Thursday, June 28, 2012

Available on DVD: “Sound of Noise”

The directors of the delightful 2001 short film Music for One Apartment and Six Drummers, which showcases the noncutesy melodic possibilities of squeak toys, toothbrushes and vacuum cleaners, successfully build upon the premise in Sound of Noise.

Spoofing police procedurals while bowing deeply to John Cage, the cheeky Swedish feature pits a music-loathing yet sympathetic detective against a group of anarchist percussionists. In lesser hands the mash-up might be nothing more than an act of cinematic contortion. But filmmakers Ola Simonsson and Johannes Stjärne Nilsson and their engaging cast pull off the feat with no strain and a surprising amount of heart.

At the center of the simple story (written by Simonsson and Jim Birmant) is tone-deaf anti-terrorist cop Amadeus (Bengt Nilsson), who, in a cruel twist of fate, is the sibling of a famous conductor. The ticking bomb that introduces Amadeus to the case of the guerrilla drummers turns out to be a metronome, much to his profound dismay.

That puts him on the trail of conceptual composer Magnus (Magnus Börjeson), academy reject Sanna (Sanna Persson Halapi) and their band of outsiders. In four locations, the most far-fetched being a hospital, they're staging Music for One City and Six Drummers, the ultimate expression of their manifesto against musical mediocrity.

Without pounding home its avant-garde cred, this fresh ode to found sound and the music of silence casts an amused gaze at careerism, classical-music reverence and notions of artistic purity and ends with a pitch-perfect change of tune.

Wednesday, June 27, 2012

I would like the college playoff system a lot more if limits are placed on “the committee”

Last December I wrote about a college football playoff system I could endorse, one in which the No. 1 team at the end of the season played the No. 4, and No. 2 played No. 3. The winner of those two games would then play for the national championship.

Yesterday college presidents endorsed an almost identical idea, launching such a playoff beginning with the 2014 season. The only real difference between this system and the one I proposed a half year ago is that for some reason the college football powers-that-be decided the top four teams would be picked by a committee. We don’t know yet and probably won’t for several months how many people will be on this committee or what the qualifications are for serving on it. But anyone who has had a direct involvement in any government body, as I have, or even follows government actions, knows that a committee acting behind closed doors more often than not produces unsatisfactory results.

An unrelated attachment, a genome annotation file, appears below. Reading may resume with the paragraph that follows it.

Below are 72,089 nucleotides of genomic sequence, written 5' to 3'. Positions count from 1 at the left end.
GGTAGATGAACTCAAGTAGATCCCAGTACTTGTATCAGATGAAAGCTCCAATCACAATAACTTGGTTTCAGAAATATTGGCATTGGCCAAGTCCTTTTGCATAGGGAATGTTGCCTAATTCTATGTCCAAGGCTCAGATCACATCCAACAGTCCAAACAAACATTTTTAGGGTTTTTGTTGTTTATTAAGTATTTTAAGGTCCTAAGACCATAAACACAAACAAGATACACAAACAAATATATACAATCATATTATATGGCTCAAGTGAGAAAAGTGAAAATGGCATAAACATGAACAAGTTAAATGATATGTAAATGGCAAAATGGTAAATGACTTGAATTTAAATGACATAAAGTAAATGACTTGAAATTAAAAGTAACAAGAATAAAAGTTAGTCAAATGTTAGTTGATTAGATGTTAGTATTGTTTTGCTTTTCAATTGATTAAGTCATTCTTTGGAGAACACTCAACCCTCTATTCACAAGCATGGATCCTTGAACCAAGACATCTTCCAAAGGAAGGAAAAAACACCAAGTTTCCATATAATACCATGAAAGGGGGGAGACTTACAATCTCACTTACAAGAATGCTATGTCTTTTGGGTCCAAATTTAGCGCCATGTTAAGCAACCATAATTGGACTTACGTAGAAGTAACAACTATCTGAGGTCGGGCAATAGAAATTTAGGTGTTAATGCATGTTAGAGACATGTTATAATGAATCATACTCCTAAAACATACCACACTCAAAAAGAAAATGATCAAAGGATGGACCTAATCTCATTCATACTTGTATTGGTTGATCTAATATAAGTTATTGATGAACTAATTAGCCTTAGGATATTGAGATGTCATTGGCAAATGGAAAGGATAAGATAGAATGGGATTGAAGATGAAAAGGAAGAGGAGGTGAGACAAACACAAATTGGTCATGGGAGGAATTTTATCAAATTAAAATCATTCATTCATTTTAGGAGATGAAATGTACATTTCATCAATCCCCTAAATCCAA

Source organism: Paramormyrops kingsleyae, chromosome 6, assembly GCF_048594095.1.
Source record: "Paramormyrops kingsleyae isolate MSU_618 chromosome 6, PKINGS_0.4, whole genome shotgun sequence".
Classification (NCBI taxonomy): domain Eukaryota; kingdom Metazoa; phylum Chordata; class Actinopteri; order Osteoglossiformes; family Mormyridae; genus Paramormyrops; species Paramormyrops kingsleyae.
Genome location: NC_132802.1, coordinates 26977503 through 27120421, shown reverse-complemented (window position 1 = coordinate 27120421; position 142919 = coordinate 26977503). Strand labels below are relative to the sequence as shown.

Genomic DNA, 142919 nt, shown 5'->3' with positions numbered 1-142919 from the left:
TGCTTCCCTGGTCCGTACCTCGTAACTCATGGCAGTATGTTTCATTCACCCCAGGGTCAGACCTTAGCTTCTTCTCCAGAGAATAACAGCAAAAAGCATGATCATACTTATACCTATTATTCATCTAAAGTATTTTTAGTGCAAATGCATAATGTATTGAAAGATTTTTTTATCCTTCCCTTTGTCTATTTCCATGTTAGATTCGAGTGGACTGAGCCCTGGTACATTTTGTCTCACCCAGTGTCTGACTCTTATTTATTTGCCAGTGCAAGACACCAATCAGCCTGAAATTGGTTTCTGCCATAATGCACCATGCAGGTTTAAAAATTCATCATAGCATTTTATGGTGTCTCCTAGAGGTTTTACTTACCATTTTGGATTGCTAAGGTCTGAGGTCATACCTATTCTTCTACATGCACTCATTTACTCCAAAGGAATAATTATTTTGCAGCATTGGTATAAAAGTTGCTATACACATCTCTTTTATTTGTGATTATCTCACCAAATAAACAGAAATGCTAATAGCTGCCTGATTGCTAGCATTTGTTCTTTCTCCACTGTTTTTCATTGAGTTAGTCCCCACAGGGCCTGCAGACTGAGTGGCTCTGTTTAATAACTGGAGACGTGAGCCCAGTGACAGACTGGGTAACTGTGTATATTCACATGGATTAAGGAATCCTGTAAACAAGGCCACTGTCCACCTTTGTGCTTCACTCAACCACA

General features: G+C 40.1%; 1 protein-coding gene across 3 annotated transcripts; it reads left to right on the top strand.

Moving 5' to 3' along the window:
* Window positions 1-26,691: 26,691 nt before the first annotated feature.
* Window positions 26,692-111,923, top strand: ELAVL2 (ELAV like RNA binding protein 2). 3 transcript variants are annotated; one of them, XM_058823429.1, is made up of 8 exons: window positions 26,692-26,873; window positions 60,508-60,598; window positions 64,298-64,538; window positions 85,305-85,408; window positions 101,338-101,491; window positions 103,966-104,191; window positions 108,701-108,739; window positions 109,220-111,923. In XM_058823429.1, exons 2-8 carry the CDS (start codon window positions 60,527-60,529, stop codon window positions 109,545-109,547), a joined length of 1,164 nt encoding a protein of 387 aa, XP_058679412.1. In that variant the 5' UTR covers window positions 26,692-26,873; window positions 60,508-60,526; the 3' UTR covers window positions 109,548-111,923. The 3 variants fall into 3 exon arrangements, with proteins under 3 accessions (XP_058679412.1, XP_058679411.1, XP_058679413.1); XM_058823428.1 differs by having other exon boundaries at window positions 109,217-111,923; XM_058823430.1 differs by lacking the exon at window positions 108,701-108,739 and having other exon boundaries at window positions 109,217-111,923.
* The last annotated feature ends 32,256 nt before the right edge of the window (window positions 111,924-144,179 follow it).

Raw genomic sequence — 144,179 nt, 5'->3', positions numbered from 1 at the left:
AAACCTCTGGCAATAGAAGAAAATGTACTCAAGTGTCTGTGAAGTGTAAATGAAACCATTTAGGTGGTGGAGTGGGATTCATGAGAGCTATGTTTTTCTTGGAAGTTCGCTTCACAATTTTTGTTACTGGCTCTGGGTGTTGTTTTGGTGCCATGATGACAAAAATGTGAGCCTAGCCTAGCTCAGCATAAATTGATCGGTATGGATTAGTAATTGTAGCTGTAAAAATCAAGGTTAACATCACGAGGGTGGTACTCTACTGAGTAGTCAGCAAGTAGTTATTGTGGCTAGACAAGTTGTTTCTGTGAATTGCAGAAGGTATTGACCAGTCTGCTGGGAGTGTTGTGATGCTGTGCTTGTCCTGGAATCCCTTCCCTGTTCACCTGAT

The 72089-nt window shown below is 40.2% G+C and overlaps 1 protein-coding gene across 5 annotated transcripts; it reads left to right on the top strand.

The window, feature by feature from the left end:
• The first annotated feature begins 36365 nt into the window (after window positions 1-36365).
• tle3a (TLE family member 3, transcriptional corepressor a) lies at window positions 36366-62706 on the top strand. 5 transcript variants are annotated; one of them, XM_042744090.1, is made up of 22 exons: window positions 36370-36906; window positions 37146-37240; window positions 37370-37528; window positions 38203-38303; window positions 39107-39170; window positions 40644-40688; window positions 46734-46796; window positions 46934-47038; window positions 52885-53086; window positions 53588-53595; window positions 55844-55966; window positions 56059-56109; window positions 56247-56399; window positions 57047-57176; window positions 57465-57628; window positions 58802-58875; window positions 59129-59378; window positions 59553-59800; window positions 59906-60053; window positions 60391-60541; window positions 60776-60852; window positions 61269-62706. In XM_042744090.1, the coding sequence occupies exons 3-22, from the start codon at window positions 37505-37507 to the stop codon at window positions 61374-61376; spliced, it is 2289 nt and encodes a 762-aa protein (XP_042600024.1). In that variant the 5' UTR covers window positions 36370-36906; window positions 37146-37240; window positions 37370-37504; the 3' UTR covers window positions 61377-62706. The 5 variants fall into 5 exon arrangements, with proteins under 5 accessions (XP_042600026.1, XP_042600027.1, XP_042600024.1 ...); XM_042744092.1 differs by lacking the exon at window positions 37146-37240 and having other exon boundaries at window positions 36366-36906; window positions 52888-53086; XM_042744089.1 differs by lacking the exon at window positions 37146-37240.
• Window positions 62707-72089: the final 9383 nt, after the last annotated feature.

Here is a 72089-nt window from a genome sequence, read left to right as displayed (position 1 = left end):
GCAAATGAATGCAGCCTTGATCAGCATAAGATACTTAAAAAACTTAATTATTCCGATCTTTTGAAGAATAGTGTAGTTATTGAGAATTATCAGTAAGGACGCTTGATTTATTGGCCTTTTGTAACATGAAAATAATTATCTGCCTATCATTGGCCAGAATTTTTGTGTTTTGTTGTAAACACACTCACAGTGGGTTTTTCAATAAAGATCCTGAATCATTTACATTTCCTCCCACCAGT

I heard many "experts" compare this committee to the one that selects the 68 (or whatever the number is now) teams in the NCAA basketball tournament. These same "experts" say there are always complaints about who the committee picks and who it leaves out of the tournament.

That’s a bogus comparison. Another one is more apt: Going into the NCAA basketball tournament, there is usually little debate about who the four No. 1 seeds will be. That’s really all the committee has to do: Basically pretend the playoff consists of 68 teams, pick the four No. 1 seeds and stop right there.

So how do they do that fairly? The committee needs to create a college football equivalent to college basketball’s RPI. The RPI ranks all the Division 1 basketball teams and the selection committee relies on this system in picking its at-large teams. At the end of the last basketball season, the top four teams, according to the RPI, were Syracuse, Kentucky, Michigan State and North Carolina and, if memory serves, those were the four No. 1 seeds in the last tournament. For the football playoff to work correctly, college football must create an RPI system based on the basketball model and then the committee simply plucks the top four teams, according to that RPI, at the end of the regular season.

The only time the committee would need to interject its opinion is when there is a statistical tie in the RPI between or among teams. Then the committee could select which team is seeded third, for example, and which fourth. Or even more importantly, if there is an RPI tie among teams in the No. 4 spot, the committee could use its collective judgment to determine which one makes the playoffs.

What about the Championship Bowl?
Lost in all the celebration over the new playoff system is the fate of the proposed "Championship Bowl" that now becomes "The Runner-Up Bowl." This new bowl was supposed to match the Southeastern Conference Champion against the Big 12 Champion. I can’t conceive of that ever happening.